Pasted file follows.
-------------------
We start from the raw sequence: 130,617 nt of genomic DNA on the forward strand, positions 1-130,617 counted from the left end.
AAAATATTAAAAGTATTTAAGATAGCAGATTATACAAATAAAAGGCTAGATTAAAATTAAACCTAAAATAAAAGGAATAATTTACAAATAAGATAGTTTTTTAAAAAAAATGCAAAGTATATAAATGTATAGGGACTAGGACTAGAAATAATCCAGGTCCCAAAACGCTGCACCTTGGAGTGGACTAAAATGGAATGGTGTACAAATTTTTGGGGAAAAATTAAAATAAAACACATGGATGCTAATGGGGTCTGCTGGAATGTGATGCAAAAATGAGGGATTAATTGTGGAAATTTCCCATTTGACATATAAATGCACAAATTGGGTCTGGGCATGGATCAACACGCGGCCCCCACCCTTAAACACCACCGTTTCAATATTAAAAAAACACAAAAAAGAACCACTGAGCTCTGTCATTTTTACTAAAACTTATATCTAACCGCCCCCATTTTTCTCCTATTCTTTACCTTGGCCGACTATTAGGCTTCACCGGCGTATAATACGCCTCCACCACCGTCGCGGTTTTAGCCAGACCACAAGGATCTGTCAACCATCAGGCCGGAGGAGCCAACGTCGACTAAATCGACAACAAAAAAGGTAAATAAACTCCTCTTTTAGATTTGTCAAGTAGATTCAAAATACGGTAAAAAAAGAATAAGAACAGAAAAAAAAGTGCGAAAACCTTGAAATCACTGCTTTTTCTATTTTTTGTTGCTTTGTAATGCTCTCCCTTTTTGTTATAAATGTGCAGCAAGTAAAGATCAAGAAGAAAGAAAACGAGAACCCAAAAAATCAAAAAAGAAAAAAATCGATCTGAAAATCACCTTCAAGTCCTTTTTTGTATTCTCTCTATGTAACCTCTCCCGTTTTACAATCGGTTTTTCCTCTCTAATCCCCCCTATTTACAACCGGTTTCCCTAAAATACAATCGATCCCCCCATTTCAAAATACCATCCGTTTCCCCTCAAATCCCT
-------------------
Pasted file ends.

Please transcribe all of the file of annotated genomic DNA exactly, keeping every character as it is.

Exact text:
We start from the raw sequence: 130,617 nt of genomic DNA on the forward strand, positions 1-130,617 counted from the left end.
AAAATATTAAAAGTATTTAAGATAGCAGATTATACAAATAAAAGGCTAGATTAAAATTAAACCTAAAATAAAAGGAATAATTTACAAATAAGATAGTTTTTTAAAAAAAATGCAAAGTATATAAATGTATAGGGACTAGGACTAGAAATAATCCAGGTCCCAAAACGCTGCACCTTGGAGTGGACTAAAATGGAATGGTGTACAAATTTTTGGGGAAAAATTAAAATAAAACACATGGATGCTAATGGGGTCTGCTGGAATGTGATGCAAAAATGAGGGATTAATTGTGGAAATTTCCCATTTGACATATAAATGCACAAATTGGGTCTGGGCATGGATCAACACGCGGCCCCCACCCTTAAACACCACCGTTTCAATATTAAAAAAACACAAAAAAGAACCACTGAGCTCTGTCATTTTTACTAAAACTTATATCTAACCGCCCCCATTTTTCTCCTATTCTTTACCTTGGCCGACTATTAGGCTTCACCGGCGTATAATACGCCTCCACCACCGTCGCGGTTTTAGCCAGACCACAAGGATCTGTCAACCATCAGGCCGGAGGAGCCAACGTCGACTAAATCGACAACAAAAAAGGTAAATAAACTCCTCTTTTAGATTTGTCAAGTAGATTCAAAATACGGTAAAAAAAGAATAAGAACAGAAAAAAAAGTGCGAAAACCTTGAAATCACTGCTTTTTCTATTTTTTGTTGCTTTGTAATGCTCTCCCTTTTTGTTATAAATGTGCAGCAAGTAAAGATCAAGAAGAAAGAAAACGAGAACCCAAAAAATCAAAAAAGAAAAAAATCGATCTGAAAATCACCTTCAAGTCCTTTTTTGTATTCTCTCTATGTAACCTCTCCCGTTTTACAATCGGTTTTTCCTCTCTAATCCCCCCTATTTACAACCGGTTTCCCTAAAATACAATCGATCCCCCCATTTCAAAATACCATCCGTTTCCCCTCAAATCCCT